Monday 20 April 2009, by Makaremi Chowra
Security concerns and the tension between the movement of human capital and the will of welfare states to control migration at their borders have led the European Union to set extra-territorial zones of detention for the purpose of border control in the last 20 years. Practices of control over the movement of people have thus created contested spaces of sovereignty at the borders, populated by a «floating population» of asylum seekers and undocumented migrants to be deported. These detention facilities for undocumented aliens involve national political devices for the administration of alien populations as well as security constructions around the notions of citizenship and frontier. While dislocating the topology of the border, practices of border detention have emerged and solidified along two axes: firstly, technical adjustment in the law and the legalization of administrative practices; secondly, the management of alien populations within an hybrid confinement system co-administrated by the police, private companies and humanitarian care. Facing the new modalities and changing spaces of movement, how do states work out their borders and ’thicken’ them into spaces where people live, are confined, selected, displaced? What do these ambivalent processes teach about evolving regimes of government in the liberal rule of law?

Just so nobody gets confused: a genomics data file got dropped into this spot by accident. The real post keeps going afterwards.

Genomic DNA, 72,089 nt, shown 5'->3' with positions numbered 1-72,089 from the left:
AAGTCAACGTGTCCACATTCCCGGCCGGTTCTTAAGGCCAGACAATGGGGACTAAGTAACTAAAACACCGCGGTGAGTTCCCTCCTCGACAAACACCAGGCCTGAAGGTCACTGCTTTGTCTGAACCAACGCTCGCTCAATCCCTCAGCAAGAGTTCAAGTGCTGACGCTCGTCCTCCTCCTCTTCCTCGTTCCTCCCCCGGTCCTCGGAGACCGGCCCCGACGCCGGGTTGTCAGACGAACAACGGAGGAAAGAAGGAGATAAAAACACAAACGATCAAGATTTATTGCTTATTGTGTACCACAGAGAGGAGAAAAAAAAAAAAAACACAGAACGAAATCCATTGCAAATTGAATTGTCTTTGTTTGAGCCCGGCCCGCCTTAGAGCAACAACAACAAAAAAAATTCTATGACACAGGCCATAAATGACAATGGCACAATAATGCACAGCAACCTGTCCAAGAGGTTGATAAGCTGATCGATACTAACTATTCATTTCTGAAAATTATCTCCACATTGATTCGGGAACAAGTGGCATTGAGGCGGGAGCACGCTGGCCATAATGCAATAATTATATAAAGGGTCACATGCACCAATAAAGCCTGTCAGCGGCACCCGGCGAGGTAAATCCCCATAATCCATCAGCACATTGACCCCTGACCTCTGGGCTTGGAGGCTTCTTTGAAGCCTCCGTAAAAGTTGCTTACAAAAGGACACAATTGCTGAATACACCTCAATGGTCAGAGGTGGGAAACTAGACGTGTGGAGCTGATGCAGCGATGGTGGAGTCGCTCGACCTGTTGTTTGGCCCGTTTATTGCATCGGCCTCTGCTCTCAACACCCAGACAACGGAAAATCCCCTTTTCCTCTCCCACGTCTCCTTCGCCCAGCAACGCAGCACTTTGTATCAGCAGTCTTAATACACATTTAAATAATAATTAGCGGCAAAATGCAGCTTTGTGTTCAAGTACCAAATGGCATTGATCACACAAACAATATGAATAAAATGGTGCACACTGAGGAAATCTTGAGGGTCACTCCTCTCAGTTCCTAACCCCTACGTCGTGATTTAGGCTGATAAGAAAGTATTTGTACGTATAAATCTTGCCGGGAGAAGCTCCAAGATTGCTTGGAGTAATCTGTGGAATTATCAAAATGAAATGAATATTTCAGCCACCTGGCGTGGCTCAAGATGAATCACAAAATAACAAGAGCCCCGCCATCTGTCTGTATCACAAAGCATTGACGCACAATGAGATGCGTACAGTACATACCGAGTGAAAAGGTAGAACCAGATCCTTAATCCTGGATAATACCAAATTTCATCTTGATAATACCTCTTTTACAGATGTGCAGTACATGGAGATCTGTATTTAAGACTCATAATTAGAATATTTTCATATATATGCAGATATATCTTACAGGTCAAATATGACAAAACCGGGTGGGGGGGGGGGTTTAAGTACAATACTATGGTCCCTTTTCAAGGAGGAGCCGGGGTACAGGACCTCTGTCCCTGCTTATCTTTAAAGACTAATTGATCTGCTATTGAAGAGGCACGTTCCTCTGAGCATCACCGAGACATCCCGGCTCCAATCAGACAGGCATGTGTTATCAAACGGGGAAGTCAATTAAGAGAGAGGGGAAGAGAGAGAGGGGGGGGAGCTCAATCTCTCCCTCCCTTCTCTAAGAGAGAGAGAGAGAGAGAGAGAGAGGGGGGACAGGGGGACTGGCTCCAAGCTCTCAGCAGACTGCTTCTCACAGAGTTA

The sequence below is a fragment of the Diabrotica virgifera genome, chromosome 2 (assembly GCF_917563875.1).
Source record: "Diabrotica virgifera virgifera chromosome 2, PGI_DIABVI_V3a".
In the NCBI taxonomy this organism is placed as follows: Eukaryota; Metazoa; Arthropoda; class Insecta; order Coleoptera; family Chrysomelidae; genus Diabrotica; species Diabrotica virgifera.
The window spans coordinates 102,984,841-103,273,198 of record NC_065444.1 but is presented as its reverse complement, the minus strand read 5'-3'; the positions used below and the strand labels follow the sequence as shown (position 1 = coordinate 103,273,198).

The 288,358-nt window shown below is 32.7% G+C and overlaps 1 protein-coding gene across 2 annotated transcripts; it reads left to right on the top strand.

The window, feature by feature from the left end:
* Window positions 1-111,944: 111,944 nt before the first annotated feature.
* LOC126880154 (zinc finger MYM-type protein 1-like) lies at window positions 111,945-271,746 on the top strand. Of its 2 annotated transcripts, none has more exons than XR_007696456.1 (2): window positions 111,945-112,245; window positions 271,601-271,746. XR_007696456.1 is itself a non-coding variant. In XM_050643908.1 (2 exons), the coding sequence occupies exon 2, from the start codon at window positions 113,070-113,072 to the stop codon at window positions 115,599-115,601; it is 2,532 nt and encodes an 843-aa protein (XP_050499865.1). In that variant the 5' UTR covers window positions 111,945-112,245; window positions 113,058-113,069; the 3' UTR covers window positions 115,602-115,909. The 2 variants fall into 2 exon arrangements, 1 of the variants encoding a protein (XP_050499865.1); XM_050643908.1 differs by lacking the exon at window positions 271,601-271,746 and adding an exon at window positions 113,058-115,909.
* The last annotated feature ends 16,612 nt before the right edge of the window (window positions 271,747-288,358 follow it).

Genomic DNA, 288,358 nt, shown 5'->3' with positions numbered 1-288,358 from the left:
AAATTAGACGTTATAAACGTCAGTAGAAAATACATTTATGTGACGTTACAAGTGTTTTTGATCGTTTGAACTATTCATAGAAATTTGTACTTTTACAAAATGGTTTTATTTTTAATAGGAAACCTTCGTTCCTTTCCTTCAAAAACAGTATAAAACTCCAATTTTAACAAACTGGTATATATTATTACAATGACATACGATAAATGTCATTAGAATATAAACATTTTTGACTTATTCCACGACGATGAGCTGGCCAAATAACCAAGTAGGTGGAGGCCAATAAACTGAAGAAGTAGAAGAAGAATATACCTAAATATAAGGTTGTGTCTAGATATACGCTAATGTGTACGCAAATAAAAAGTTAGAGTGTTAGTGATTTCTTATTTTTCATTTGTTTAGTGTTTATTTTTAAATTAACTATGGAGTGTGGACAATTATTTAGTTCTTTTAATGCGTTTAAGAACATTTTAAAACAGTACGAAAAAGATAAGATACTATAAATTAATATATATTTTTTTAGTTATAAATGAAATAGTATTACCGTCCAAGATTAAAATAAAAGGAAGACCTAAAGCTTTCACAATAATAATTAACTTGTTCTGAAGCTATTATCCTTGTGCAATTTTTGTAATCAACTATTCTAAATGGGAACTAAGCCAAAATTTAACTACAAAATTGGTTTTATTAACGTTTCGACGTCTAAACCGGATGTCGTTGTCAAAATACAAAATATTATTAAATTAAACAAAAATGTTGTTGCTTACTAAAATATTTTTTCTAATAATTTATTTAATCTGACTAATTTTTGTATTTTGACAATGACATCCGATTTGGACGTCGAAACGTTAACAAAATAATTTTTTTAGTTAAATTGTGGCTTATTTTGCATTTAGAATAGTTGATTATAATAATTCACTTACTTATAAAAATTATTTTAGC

Analyses are based on a field study in the «waiting zone» of Charles de Gaulle airport (Paris), and interviews with detainees who were admitted on the territory after facing several attempts of deportation. The waiting zone is an extra-territorial zone of detention, where undocumented aliens are held from a few hours to several weeks while they await decisions on their entry to a given territory, or the recognition of refugee status. Waiting zones are located in international areas, within the building or in a separate building outside of airports, ports, border posts or train stations. Waiting areas are physically located within a given national territory, but legally, they are considered to lie outside. Border detention at the port of entry of the territory is organised by specific legislation and structures, which are complementary, but distinct, from other apparatuses of alien confinement, such as the detention of sans-papiers waiting for their expulsion or the management of asylum seekers in closed centres. The waiting zone at Roissy-Charles de Gaulle airport (the largest International airport in Europe in terms of air traffic) is a major port of entry to the country, which received 58,87% of all undocumented aliens held at the French borders, and 79,86% of undocumented aliens held at airport borders in 2007.
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